Attorneys: Rochester Drug Cooperative put public health in grave danger out of pure greed
Rochester Drug Cooperative “was an essential co-conspirator in the illegal, fraudulent scheme to distribute Subsys in the state of New Jersey,” attorneys for a New Jersey woman who fatally overdosed on the powerful opioid claim in legal papers.
According to the court papers, the allegations that Rochester Drug Cooperative was a key player in the illicit Subsys pipeline come from Michael Babich, the former chief executive officer of the company Insys Therapeutics, which created the fentanyl-based opioid.
Last year Babich was convicted of racketeering after a trial that focused on how Insys bribed medical practitioners to distribute Subsys when it was medically unnecessary.
Subsys is considered 100 times more powerful than morphine.
Sarah Fuller, 32, died of a Subsys overdose in March 2016. She was battling recurring pain from two separate car accidents in which she suffered multiple herniated discs. Her family sued Insys, the physician who prescribed her Subsys, and the pharmacy which sold it. None warned of the dangerous addictive qualities of Subsys, which was manufactured for cancer sufferers with debilitating pain, attorneys for the family said. The lawyers now want to add Rochester Drug Cooperative, or RDC, as a defendant in the lawsuit. RDC, a wholesale drug distributor, was a major part of the Subsys distribution chain, the lawyers say. Rochester Drug Cooperative and its former chief executive officer, Laurence Doud III, “put the health of the general public, including Sarah Fuller, in grave danger out of pure greed,” the attorneys allege in court papers.
A spokesman for RDC declined to comment, citing continuing litigation. Lawyers for Sarah Fuller also declined comment.
RDC role in opioid epidemic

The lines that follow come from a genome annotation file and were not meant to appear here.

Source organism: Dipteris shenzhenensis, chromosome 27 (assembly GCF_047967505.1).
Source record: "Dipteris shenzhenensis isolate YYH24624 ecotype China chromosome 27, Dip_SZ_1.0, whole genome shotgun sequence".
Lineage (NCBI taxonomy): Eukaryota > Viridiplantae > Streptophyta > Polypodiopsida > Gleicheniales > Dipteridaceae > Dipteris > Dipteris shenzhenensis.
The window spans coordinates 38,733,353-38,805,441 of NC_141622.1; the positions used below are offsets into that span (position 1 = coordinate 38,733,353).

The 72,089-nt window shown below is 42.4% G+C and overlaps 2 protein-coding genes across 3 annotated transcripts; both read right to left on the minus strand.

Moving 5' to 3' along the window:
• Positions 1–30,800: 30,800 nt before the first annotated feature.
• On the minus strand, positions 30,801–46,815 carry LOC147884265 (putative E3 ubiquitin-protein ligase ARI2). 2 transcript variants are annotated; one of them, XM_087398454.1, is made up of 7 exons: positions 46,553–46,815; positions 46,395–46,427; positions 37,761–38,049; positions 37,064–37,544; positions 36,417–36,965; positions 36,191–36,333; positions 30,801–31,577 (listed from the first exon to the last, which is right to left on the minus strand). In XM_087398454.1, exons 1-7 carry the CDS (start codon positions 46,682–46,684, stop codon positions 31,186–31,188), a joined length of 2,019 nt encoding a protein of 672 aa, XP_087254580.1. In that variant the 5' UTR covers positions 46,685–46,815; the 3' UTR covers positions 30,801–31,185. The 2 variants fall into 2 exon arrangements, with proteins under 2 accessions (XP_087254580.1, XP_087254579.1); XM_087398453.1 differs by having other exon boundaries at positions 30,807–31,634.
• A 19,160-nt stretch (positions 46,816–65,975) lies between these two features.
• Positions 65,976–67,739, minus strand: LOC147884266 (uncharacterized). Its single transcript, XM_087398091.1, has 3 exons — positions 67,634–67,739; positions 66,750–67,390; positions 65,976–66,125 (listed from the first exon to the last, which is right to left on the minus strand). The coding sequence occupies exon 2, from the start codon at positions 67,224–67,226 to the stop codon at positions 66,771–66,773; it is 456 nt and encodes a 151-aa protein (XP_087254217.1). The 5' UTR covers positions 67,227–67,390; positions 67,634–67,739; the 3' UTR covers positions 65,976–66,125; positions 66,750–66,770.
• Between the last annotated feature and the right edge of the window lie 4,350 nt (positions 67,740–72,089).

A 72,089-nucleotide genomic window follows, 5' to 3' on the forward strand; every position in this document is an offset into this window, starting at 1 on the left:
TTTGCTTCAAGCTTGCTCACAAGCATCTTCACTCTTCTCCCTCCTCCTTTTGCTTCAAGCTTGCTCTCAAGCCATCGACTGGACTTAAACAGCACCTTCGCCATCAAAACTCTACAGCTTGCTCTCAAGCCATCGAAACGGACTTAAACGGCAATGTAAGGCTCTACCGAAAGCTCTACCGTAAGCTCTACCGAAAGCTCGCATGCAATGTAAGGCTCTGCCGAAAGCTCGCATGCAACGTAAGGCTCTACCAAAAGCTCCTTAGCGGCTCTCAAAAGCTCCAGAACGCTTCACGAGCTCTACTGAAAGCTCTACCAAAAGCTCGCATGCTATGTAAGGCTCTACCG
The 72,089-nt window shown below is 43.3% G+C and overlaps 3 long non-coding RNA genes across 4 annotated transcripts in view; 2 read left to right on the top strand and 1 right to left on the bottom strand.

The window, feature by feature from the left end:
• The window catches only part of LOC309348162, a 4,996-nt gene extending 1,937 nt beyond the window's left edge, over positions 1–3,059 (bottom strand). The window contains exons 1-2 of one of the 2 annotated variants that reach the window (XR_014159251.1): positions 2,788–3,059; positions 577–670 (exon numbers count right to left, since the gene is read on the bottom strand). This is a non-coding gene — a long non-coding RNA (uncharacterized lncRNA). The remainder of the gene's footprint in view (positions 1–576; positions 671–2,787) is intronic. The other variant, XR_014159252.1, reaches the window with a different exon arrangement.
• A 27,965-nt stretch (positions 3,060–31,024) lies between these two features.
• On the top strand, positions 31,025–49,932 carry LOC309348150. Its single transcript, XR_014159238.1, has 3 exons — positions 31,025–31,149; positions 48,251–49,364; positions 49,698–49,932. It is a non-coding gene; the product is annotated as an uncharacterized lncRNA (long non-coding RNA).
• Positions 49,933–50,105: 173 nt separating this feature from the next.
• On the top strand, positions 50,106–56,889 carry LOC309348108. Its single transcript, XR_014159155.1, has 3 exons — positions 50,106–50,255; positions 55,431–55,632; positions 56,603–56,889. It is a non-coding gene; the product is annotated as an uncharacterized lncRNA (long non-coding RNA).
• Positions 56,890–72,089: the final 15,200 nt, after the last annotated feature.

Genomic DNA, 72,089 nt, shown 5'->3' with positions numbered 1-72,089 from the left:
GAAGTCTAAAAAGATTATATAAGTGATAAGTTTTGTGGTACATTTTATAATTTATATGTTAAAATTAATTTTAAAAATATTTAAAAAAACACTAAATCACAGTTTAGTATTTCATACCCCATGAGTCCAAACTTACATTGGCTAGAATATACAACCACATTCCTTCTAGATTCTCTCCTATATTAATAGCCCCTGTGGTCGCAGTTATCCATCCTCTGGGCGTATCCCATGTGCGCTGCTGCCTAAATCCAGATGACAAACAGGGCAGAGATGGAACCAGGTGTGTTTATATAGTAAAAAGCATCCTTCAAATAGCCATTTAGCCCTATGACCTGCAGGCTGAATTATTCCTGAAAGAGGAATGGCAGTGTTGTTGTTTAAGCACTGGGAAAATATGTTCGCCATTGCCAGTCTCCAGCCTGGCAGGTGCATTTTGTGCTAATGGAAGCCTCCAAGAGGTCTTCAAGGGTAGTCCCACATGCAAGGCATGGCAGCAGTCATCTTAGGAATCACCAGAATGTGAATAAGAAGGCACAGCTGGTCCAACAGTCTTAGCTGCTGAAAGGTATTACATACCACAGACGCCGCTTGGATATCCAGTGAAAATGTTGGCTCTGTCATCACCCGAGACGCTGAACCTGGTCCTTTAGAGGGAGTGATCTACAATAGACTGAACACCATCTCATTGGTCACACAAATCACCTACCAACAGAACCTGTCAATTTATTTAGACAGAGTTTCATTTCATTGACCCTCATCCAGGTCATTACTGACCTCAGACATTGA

The Gates-based RDC last year admitted that it had not questioned the exploding numbers of powerful opioids it was shipping to pharmacies. As the epidemic grew, so did RDC revenues.
RDC entered a pact with federal authorities in which it paid a $20 million fine and agreed to stringent monitoring of its pharmaceutical distribution processes. Doud is facing federal criminal charges, accusing him of narcotics trafficking. The criminal case marked the first time an opioid distributor and its officials were criminally charged, accused of fueling the opioid epidemic.
Doud staved off internal warnings about the size of opioid shipments, prosecutors say. Though largely unknown locally, RDC, which is a cooperative of pharmacies, has ballooned in size in recent years with sales reaching over $2 billion. Earlier this year it announced it would no longer distribute opioids because of the costs of regulatory oversight and litigation Wanting to sue RDC One of those pieces of litigation is the lawsuit from the family of Sarah Fuller.
Lawyers for RDC argue that the company should not be added as a defendant in the lawsuit, that a civil statute of limitations has expired, and that there has yet to be a proven New Jersey nexus with the allegations against RDC. The Fuller family lawyers recently deposed former Insys chief executive officer Babich and company founder John Kapoor, who also was convicted for his role in the Subsys conspiracy. Those depositions highlight an integral role in the distribution of Subsys by RDC, the lawyers claim.
As evidence, the attorneys include a 2015 email from an Insys employee to Kapoor, Babich, and others, noting that RDC had opened a 110,000-square-foot facility in New Jersey which would be beneficial to the Subsys distribution. During the previous fiscal year, the email stated, “Insys sold $128 million to RDC,” which then had a $185 million line of credit agreement with M&T Bank.
“Having now personally met the key management team of RDC, I come away from the visit with increased confidence in RDC’s ability to continue to provide responsive service to Subsys patients,” the Insys official wrote.